National Zoo panda Tai Shan to fly to China on custom FedEx plane

A week before Tai Shan leaves for China, The Washington Post's Anna Uhls joins the keepers at the National Zoo to experience what it is like to live just one day in the life of D.C.'s beloved panda.
By Michael E. Ruane
Washington Post Staff Writer
Friday, January 29, 2010

Talk about service -- a huge new airplane with your own logo on the side, only eight people on board, including your doctor, a member of the opposite sex right beside you and more than 50 pounds of your favorite food available "on demand."

Okay, you do have to stay in a transportation crate the whole 14 1/2 -hour flight. But there are worse ways for a giant panda to get to China. And officials at the National Zoo indicated Thursday that if their panda boy must go, he's going first class.

One week before the scheduled departure of Tai Shan for a new home in the mountains of central China, officials with the zoo and FedEx took time to describe exactly how he will get there.

Tai Shan will fly Feb. 4 nonstop from Dulles International Airport aboard a giant FedEx 777F air freighter. The plane will be mostly empty, reserved especially for him and one other panda, and will have big black and white panda logos painted on its fuselage.

"There will be no mistake about the precious cargo," said John G. Dunavant, a FedEx vice president at the zoo Thursday.

Tai Shan, 4, is the only giant panda born at the zoo to survive beyond infancy, and his departure is breaking the hearts of panda fans across the Washington region. A farewell party is planned at the zoo Saturday, weather permitting, and many private goodbyes will take place in the week before he goes.

His 8,642-mile airplane journey will take him out over the Atlantic Ocean, across northern Europe and Russia, and on to Chengdu, China, near his new home, said Ed Coleman, a spokesmen for FedEx, which is donating the flight and other logistical services.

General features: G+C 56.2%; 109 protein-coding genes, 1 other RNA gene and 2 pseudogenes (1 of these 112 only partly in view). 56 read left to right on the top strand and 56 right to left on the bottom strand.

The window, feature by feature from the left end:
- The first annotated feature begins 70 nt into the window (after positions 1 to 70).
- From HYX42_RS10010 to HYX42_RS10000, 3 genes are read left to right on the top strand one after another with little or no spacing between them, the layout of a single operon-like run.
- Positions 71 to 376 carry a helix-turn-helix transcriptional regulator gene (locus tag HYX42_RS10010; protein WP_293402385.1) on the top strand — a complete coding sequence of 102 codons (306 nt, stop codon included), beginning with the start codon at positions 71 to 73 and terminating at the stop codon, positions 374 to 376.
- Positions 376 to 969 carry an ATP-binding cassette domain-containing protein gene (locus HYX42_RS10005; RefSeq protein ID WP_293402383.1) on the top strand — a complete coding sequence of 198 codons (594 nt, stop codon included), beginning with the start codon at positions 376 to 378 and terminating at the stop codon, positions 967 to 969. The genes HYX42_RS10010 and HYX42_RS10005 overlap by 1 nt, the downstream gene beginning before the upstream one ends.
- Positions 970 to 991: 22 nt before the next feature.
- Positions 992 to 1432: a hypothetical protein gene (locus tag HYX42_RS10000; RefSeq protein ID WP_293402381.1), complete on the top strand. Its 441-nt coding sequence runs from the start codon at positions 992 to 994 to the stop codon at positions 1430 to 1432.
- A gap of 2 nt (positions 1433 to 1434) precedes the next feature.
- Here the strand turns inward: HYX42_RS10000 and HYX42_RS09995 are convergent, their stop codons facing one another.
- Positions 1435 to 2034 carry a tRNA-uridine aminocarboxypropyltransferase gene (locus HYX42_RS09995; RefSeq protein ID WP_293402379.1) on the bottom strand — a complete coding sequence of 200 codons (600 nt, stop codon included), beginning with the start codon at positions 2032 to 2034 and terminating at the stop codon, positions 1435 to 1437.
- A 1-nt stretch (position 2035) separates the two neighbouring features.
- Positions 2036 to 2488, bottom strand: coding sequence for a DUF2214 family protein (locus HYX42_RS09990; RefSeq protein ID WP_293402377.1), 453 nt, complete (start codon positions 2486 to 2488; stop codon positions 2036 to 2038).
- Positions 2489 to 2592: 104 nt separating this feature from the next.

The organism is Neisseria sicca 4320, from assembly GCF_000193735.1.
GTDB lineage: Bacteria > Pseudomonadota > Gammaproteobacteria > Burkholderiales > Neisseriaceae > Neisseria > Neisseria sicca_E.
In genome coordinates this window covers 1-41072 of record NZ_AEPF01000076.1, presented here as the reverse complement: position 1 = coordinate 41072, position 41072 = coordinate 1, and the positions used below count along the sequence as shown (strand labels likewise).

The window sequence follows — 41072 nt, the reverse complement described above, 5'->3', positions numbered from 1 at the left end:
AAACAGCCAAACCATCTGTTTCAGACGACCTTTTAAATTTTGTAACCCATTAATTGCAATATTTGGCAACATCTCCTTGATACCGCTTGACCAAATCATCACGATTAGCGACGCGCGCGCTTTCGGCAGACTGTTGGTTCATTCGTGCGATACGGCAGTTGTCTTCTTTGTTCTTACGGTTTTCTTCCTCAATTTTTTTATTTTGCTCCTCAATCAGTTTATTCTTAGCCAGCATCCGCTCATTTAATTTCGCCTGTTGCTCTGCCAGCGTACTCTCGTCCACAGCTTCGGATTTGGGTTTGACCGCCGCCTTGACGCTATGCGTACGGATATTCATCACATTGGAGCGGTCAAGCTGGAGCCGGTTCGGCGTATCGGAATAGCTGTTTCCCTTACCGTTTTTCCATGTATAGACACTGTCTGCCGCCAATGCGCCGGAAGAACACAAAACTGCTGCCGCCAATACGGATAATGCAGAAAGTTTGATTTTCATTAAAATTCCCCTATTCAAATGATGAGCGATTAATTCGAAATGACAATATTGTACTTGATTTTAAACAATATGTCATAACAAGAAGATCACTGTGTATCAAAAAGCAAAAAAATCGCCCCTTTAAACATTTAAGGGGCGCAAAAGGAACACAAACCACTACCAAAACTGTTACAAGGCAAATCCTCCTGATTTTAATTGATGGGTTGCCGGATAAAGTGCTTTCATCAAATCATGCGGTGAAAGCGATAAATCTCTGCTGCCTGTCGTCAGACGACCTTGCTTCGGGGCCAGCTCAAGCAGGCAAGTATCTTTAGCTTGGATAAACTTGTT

A lot of planning

The trip has been carefully planned and partly rehearsed, zoo officials said.

Tai Shan will be accompanied by longtime keeper Nicole Meese and zoo veterinarian Nancy Boedeker. He will be kept in a special transportation crate, built by FedEx of steel bars and clear plastic, that is about eight feet long, four feet wide and five feet high.

No longer a cuddly cub, Tai Shan is a rangy 184-pound cruiserweight with claws that look like a lion's teeth.

He is also highly motivated by food, and the zoo is sending along 50 pounds of bamboo and apples, cooked sweet potatoes and -- his favorite -- pears for the trip.

Zoo officials said he will be coaxed into the travel crate early in the morning, loaded onto a truck and driven about 9 to the airport with a police escort. There, he will meet up with Mei Lan, 3, female giant panda from the Atlanta zoo who is also being sent to China on the airplane.

The aircraft -- capable of holding 300 people when configured for human passengers -- will be mostly empty, with the pandas and people occupying only the front quarter of the aircraft. The plane cruises at 39,000 feet and 630 mph.

The pandas will be in a heated, pressurized cargo compartment behind the passengers, and the keepers and veterinarians will have easy access to the animals.

Officials said the long trip requires four pilots on board, working in two-person shifts. In addition to the National Zoo staff, a veterinarian from the Atlanta zoo and a FedEx load master will be along.

The arrival

Arrival is set for the afternoon of Feb. 5. Once in Chengdu, Tai Shan will be taken by truck on a 2 1/2 -hour drive to the Bifengxia Panda Base, just outside the city of Ya'an, which will be his new home. Mei Lan will be taken to different panda preserve, officials said.

Once in Bifengxia, Tai Shan will go into quarantine for 30 days, as experts check for any illness or behavior problems. Meese and Boedeker will stay on until Feb. 8.

Although Tai Shan was born at the National Zoo, he is the property of China by the terms of the agreement that brought his parents, Mei Xiang and Tian Tian, here 10 years ago.

Giant pandas are native to China and are endangered. Tai Shan is being sent to join a breeding program to help increase the giant panda population.

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